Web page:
Many stories are told about the beautiful Snow Woman of Japan. You can search Google books’ copy of Kwaidan by Lafcadio Hearn for one of them, and at sacred-texts.com, you can look for Richard Gordon Smith’s “The Snow Ghost” in Chapter XLIX of Ancient Tales and Folk-lore of Japan.
Like the snow she’s named after, the Yuki-Onna is shifting and hard to hold on to. The stories told about her disagree about her nature and origins.
The Yuki-Onna is a lovely lady, willowy and tall, with skin so white it’s nearly translucent (Nowadays we like people to have a healthy tan glow, but once upon a time, white skin was the height of fashion–it meant that a lady was rich enough she didn’t have to work outside.). In some stories she wears a white kimono. She appears mysteriously, either blowing into a house she’s been invited into, or just manifesting out of a whirl of snow in a storm. She moves with such lightness and grace that she doesn’t leave footprints in the snow.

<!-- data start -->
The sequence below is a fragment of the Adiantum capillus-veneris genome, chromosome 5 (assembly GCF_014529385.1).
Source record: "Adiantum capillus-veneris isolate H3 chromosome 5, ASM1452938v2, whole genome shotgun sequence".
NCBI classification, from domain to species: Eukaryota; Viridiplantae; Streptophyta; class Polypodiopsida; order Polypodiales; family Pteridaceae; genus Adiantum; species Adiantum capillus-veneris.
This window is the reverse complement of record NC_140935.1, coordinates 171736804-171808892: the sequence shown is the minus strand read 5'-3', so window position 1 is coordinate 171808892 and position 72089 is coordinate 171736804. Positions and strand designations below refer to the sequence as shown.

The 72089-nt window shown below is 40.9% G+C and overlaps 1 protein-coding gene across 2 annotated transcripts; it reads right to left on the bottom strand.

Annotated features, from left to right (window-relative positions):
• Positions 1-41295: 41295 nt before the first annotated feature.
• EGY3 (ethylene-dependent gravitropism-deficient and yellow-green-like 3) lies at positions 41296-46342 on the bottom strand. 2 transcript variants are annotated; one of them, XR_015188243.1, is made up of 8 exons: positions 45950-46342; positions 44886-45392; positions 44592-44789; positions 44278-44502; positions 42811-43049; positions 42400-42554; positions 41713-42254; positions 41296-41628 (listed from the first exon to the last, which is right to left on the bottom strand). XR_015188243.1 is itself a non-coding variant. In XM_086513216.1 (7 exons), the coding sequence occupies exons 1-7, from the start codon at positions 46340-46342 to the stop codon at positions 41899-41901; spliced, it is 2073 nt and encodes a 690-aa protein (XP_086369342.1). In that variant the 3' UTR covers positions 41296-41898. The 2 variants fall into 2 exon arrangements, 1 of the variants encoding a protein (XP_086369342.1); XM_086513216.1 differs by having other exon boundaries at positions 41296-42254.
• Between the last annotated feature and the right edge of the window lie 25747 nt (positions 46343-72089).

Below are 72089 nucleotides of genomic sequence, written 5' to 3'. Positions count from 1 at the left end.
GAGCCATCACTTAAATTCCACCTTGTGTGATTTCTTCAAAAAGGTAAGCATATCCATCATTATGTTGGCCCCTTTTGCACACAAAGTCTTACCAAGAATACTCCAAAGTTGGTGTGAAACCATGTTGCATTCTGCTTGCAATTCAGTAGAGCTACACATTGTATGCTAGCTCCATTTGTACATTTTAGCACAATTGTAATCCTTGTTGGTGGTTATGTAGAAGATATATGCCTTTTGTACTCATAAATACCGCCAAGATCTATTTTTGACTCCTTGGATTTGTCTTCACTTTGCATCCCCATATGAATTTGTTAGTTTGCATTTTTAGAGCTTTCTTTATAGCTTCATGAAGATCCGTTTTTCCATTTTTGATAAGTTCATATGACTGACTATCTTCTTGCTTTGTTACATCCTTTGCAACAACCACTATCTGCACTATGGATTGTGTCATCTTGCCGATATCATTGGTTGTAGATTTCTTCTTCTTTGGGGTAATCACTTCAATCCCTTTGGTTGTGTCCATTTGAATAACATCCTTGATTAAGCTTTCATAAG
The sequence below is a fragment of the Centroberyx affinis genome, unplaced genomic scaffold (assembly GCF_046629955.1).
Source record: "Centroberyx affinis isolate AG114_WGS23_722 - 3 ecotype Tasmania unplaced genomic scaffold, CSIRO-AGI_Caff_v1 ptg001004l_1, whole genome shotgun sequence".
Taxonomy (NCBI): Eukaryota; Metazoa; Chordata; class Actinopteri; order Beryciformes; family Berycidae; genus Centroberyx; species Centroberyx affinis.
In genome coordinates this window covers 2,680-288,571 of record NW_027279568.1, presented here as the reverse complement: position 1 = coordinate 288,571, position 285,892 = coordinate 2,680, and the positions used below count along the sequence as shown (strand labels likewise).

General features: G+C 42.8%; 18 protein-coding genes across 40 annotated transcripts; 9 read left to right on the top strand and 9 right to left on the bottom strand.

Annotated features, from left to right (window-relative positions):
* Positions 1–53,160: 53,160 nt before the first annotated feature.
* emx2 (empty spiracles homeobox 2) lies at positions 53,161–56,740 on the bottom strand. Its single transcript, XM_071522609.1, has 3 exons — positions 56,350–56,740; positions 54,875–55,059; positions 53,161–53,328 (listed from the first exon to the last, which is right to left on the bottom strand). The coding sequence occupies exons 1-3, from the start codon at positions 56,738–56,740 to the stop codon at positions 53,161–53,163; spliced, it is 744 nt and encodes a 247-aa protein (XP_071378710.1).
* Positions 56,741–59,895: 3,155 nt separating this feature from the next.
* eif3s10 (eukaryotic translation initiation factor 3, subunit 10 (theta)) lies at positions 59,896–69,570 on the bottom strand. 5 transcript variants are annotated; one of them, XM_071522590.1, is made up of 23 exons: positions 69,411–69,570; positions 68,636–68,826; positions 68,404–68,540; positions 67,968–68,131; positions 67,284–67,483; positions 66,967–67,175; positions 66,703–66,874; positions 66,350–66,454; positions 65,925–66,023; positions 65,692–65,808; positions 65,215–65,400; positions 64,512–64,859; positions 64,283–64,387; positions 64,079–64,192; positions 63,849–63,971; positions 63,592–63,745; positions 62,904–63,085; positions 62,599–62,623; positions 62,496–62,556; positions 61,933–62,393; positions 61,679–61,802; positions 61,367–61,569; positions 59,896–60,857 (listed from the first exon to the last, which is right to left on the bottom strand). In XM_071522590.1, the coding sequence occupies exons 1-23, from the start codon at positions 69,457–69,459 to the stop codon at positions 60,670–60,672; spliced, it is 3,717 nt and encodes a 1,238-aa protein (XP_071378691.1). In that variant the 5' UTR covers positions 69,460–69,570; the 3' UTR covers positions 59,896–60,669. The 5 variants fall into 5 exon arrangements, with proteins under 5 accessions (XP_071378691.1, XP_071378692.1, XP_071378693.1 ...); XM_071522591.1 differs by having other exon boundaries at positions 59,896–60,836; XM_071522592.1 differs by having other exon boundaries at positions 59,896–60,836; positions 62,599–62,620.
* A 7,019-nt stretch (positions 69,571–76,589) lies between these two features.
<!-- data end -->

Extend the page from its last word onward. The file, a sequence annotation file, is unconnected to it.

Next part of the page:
Some say parents looking for a lost child in a snowstorm will encounter this beautiful lady holding a baby. When they agree to hold the child for her, they are frozen in place forever.
Some say that a host who takes pity on a lovely traveler in a storm might be rewarded by this spirit freezing them to death in their own beds.
Some say the Yuki-Onna sucks the life-force of her victims before they die. But others say that the Yuki-Onna takes pity on some of her would-be victims if they are young and beautiful. In the Lafcadio Hearn story, this leads to interesting consequences.
No one really knows whether the Yuki-Onna was once human. Some tales tell us that her life as a woman ended tragically in a snowstorm, but in others, she is simply the spirit of the snow.
Kwaidan: Stories And Studies Of Strange Things (Paperback)
by Lafcadio Hearn
|Richard Gordon Smith, Ancient Tales and Folk-lore of Japan, 1918|